Which seen, he much rejoiced in his cruel mind.

Of which full proud, himself uprearing high,

He looked round about with stem disdain,
And did survey his goodly company :

And marshalling the evil-ordered train,
With that the darts which his right hand did strain,

Full dreadfully he shook, that all did quake,
And clapt on high his colour'd winges twain,

That all his many it afraid did make :
Tho, blinding him again, his way he forth did take.'

The description of Hope, in this series of historical portraits, is one
of the most beautiful in Spenser : and the triumph ot Cupid at the
mischief he has made, is worthy of the malicious urchin deity. In

4i



LECTURES ON THE ENGLISH POETS

ling these descriptions, one can hardly avoid being reminded of
Rubens's allegorical pictures ; but the account of Satyrane taming the
lion's whelps and lugging the bear's cubs along in his arms while yet
an infant, whom his mother so naturally advises to 'go seek some
other play-fellows,' has even more of this high picturesque character.
Nobody but Rubens could have painted the fancy of Spenser ; and he
could not have given the sentiment, the airy dream that hovers over it!
With all this, Spenser neither makes us laugh nor weep. The
only jest in his poem is an allegorical play upon words, where he
ribes Malbecco as escaping in the herd of goats, 'by the help of
iv re homes on hight.' But he has been unjustly charged with a
want of passion and of strength. He has both in an immense degree
He has not indeed the pathos of immediate action or suffering, which
is more properly the dramatic ; but he has all the pathos of sentiment
and romance — all that belongs to distant objects of terror, and
uncertain, imaginary distress. His strength, in like manner, is not
strength of will or action, of bone and muscle, nor is it coarse and
palpable — but it assumes a character of vastness and sublimity seen
through the same visionary medium, and blended with the appalling
associations of preternatural agency. We need only turn, in proof of
this, to the Cave of Despair, or the Cave of Mammon, or to the
account of the change of Malbecco into Jealousy. The following
Btanzas, in the description of the Cave of Mammon, the grisly house
of Plutus, are unrivalled for the portentous massiness of the forms, the
splendid chiaro-scuro, and shadowy horror

' That house's form within was rude and strong,
Like an huge cave hewn out of rocky clift.
From whose rough vault the ragged breaches hung,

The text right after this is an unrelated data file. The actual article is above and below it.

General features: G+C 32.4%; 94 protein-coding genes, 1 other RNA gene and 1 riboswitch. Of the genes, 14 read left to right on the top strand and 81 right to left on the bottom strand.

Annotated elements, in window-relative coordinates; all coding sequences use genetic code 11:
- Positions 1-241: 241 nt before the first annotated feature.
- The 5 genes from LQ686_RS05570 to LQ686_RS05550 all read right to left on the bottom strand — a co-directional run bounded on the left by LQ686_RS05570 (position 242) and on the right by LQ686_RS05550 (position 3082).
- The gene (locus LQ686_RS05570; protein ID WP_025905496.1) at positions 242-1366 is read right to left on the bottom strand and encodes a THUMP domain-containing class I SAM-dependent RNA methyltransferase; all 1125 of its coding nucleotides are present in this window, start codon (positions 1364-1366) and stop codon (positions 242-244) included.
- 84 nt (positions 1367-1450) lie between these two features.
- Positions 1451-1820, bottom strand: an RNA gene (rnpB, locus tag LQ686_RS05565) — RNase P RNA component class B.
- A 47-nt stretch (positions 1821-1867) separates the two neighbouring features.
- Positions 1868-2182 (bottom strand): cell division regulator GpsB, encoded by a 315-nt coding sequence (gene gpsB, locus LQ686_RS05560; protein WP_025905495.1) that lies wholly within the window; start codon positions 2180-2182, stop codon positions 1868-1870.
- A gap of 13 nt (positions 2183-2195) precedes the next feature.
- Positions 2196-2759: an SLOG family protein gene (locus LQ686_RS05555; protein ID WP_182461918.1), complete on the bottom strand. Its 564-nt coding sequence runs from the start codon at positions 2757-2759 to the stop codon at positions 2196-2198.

Embossed with massy gold of glorious gift,
Aiul with rich metal loaded every rift,

That heavy ruin they did seem to threat :
And over them Arachne high did lift

Her cunning web, and spread her subtle net,
Enwrapped in foul smoke, and clouds more black than jet.

Both root and floor, and walls were all of gold,

overgrown with dust and old decay, 1
Ami hid in darkness that none could behold



1 'That all with one consent praise new-born gauds,
Tho' they arc made and moulded of things past,
And it, that is a little gilt,

M-irc laud than gold o'cr-dustcd.'

Troi/us and Cressid
42



ON CHAUCER AND SPENSER

The hue thereof: tor view or" cheerful da>
Did never in that house itself display,

But a faint shadow of uncertain light ;
Such as a lamp whose life doth fade away ;

Or as the moon clothed with cloudy night
Does shew to him that walks in fear and sad affright.

*******

And over all sad Horror with grim hue

Did always soar, beating his iron wings 5
And after him owls and night-ravens flew,

The hateful messengers of heavy things,
Of death and dolour telling sad tidings ;

Whiles sad Celleno, sitting on a clift,
A song of bitter bale and sorrow sings,

That heart of flint asunder could have rift ;
Which having ended, after him she fiieth swift.'

The Cave of Despair is described with equal gloominess and power of
fancy ; and the fine moral declamation of the owner of it, on the evils
of life, almost makes one in love with death. In the story of
Malbecco, who is haunted by jealousy, and in vain strives to run away
from his own thoughts —

'High over hill and over dale he flies' —

the truth of human passion and the preternatural ending are equally